It’s important that you keep a track of the total number of your boxes before you load them into your moving truck. There are several strategies you can undertake like using color codes for specific rooms and taking pictures of your boxes as a proof. Your home inventory list comes in very handy to track your boxes if you’ve labelled them.
How do you make a moving inventory list?
You can make a moving inventory list either on a spreadsheet or using a physical binder to track all your items. Make sure that you enter all the important details of every item and the total number of boxes. To make things easier for tracking your items, you can use color codes for specific rooms.
How do you categorize moving boxes?
One of the best ways to categorize your moving boxes is to use coloured labels on the boxes. You will have to mention the contents of each box along with the room origin and number of items placed in the box. To make it more organized, you can use customized checklists or use color codes for moving boxes.
How do I inventory my items?
You can make an inventory of your items by either starting with your recent purchases or picking up the largest room in your house. Make sure that you keep a record of every detail of your items like purchase price and date and model number on your list. Categorize the items on your list and don’t forget to get insurance for your valuable items. Lastly, keep proof of value like your receipts, contracts and appraisals along with your list.
What should be on an inventory list?
All the important details of your items should be on your inventory list, like for example the name, model number, purchase price, quantity, value and description of your items.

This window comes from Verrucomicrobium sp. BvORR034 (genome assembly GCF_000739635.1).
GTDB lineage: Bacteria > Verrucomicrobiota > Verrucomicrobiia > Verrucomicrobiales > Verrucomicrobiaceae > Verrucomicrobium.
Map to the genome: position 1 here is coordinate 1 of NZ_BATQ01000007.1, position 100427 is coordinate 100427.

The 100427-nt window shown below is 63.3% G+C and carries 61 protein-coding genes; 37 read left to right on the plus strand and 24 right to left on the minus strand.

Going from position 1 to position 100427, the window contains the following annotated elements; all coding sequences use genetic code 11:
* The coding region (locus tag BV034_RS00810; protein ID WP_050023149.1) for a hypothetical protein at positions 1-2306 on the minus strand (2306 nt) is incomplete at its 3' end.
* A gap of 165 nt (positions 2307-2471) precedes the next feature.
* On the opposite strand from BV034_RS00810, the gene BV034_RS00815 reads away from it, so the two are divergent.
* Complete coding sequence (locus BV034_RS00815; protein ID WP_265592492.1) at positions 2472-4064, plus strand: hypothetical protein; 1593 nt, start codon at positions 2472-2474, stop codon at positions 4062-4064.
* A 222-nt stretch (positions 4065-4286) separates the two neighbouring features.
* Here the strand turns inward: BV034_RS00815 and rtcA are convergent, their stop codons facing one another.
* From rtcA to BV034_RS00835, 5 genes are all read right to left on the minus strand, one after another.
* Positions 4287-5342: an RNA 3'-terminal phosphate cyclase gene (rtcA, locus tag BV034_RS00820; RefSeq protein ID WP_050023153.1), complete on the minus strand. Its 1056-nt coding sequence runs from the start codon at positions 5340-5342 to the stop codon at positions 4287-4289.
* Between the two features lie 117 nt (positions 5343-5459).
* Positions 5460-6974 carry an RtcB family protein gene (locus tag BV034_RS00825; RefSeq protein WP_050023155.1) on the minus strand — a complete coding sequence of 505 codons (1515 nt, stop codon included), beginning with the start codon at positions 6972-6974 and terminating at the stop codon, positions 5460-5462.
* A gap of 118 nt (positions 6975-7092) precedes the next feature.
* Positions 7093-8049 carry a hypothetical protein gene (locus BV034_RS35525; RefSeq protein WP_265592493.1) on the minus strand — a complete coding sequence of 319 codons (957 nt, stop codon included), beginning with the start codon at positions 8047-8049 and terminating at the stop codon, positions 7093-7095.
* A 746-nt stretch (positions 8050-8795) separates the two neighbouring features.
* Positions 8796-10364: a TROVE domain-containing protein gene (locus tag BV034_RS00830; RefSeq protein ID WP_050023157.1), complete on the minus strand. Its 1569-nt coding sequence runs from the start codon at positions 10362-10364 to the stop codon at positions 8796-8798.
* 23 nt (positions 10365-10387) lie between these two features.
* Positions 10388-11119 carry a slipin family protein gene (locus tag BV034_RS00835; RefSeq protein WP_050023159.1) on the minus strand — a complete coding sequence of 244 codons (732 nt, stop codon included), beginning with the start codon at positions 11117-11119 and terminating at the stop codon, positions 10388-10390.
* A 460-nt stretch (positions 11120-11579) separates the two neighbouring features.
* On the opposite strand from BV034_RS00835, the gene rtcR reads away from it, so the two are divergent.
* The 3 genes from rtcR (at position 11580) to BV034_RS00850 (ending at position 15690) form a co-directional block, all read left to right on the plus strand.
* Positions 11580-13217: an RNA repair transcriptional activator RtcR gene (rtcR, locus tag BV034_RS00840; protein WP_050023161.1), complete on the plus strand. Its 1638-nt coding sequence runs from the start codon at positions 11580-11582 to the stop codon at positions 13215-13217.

How do you make an inventory spreadsheet?
The inventory spreadsheet can be made in Microsoft Excel, Google Spreadsheet or by using any other spreadsheet app. Make columns like item name, model number, purchase price, quantity, value, description and other important factors in the sheet. You can use different colors for each of these categories. Lastly, save the file with the title ‘Inventory’. You can also use different existing templates by opening the ‘File’ menu and selecting the ‘Inventories’ option.
What is the best inventory tracking app?
Some of the best inventory tracking apps are Sortly, Inventory Now, Stock Control, Goods Order Inventory, SOS Inventory and On Shelf.
Keeping track of a dozen boxes or even more can be overwhelming. It can feel like you’re made to babysit a class full of kids all at once. But all we’d say is don’t be taken aback by the number of boxes, but just break down the journey into manageable sizes. Tackle the move one step at a time like we’ve shown above and begin well in advance so you have time by your side. If you’d like professional movers to intervene to take off the stress of moving, we can help you pick from the best moving companies out there.